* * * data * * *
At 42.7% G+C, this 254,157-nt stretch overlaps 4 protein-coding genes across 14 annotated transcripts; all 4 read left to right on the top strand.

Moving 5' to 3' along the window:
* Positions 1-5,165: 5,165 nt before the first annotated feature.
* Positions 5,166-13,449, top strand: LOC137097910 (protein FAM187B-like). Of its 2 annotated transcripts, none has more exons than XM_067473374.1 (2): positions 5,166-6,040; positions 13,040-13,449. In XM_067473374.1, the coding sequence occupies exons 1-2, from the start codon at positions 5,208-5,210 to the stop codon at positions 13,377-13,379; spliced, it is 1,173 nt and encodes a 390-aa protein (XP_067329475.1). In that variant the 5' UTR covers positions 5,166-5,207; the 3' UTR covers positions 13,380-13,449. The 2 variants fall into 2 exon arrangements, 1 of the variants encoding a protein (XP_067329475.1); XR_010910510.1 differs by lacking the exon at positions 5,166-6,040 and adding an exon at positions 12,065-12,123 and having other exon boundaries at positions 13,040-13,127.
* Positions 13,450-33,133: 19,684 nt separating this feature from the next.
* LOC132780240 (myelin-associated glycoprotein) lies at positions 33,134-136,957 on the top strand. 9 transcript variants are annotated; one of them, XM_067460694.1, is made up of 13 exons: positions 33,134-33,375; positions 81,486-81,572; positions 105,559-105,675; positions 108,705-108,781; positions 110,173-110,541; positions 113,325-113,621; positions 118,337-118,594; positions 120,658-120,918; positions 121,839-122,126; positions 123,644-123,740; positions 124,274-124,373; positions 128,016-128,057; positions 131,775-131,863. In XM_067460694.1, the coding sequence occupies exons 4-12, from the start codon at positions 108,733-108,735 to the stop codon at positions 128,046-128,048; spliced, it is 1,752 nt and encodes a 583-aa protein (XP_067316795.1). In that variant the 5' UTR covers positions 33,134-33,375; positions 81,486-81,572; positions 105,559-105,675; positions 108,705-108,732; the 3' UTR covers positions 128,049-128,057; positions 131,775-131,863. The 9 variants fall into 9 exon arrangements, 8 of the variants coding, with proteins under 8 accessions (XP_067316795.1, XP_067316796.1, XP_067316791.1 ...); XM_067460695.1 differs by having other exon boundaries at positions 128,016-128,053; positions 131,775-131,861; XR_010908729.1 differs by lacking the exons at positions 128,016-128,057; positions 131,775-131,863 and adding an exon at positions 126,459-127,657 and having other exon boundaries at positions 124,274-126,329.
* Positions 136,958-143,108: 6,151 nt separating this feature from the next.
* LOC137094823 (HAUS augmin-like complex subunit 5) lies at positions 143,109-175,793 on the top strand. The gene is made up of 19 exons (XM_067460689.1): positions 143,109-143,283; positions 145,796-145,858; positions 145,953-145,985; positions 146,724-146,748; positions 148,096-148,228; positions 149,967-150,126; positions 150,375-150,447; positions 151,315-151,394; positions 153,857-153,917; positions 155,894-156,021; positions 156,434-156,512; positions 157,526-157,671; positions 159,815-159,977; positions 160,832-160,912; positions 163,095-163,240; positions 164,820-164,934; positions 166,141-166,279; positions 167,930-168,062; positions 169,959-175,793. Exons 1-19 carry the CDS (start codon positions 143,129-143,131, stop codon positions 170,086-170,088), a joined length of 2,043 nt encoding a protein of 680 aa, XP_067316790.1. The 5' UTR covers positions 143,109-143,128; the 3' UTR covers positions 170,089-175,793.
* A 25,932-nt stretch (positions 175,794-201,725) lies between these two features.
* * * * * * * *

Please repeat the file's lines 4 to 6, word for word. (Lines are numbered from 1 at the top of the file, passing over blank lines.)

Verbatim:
* Positions 5,166-13,449, top strand: LOC137097910 (protein FAM187B-like). Of its 2 annotated transcripts, none has more exons than XM_067473374.1 (2): positions 5,166-6,040; positions 13,040-13,449. In XM_067473374.1, the coding sequence occupies exons 1-2, from the start codon at positions 5,208-5,210 to the stop codon at positions 13,377-13,379; spliced, it is 1,173 nt and encodes a 390-aa protein (XP_067329475.1). In that variant the 5' UTR covers positions 5,166-5,207; the 3' UTR covers positions 13,380-13,449. The 2 variants fall into 2 exon arrangements, 1 of the variants encoding a protein (XP_067329475.1); XR_010910510.1 differs by lacking the exon at positions 5,166-6,040 and adding an exon at positions 12,065-12,123 and having other exon boundaries at positions 13,040-13,127.
* Positions 13,450-33,133: 19,684 nt separating this feature from the next.
* LOC132780240 (myelin-associated glycoprotein) lies at positions 33,134-136,957 on the top strand. 9 transcript variants are annotated; one of them, XM_067460694.1, is made up of 13 exons: positions 33,134-33,375; positions 81,486-81,572; positions 105,559-105,675; positions 108,705-108,781; positions 110,173-110,541; positions 113,325-113,621; positions 118,337-118,594; positions 120,658-120,918; positions 121,839-122,126; positions 123,644-123,740; positions 124,274-124,373; positions 128,016-128,057; positions 131,775-131,863. In XM_067460694.1, the coding sequence occupies exons 4-12, from the start codon at positions 108,733-108,735 to the stop codon at positions 128,046-128,048; spliced, it is 1,752 nt and encodes a 583-aa protein (XP_067316795.1). In that variant the 5' UTR covers positions 33,134-33,375; positions 81,486-81,572; positions 105,559-105,675; positions 108,705-108,732; the 3' UTR covers positions 128,049-128,057; positions 131,775-131,863. The 9 variants fall into 9 exon arrangements, 8 of the variants coding, with proteins under 8 accessions (XP_067316795.1, XP_067316796.1, XP_067316791.1 ...); XM_067460695.1 differs by having other exon boundaries at positions 128,016-128,053; positions 131,775-131,861; XR_010908729.1 differs by lacking the exons at positions 128,016-128,057; positions 131,775-131,863 and adding an exon at positions 126,459-127,657 and having other exon boundaries at positions 124,274-126,329.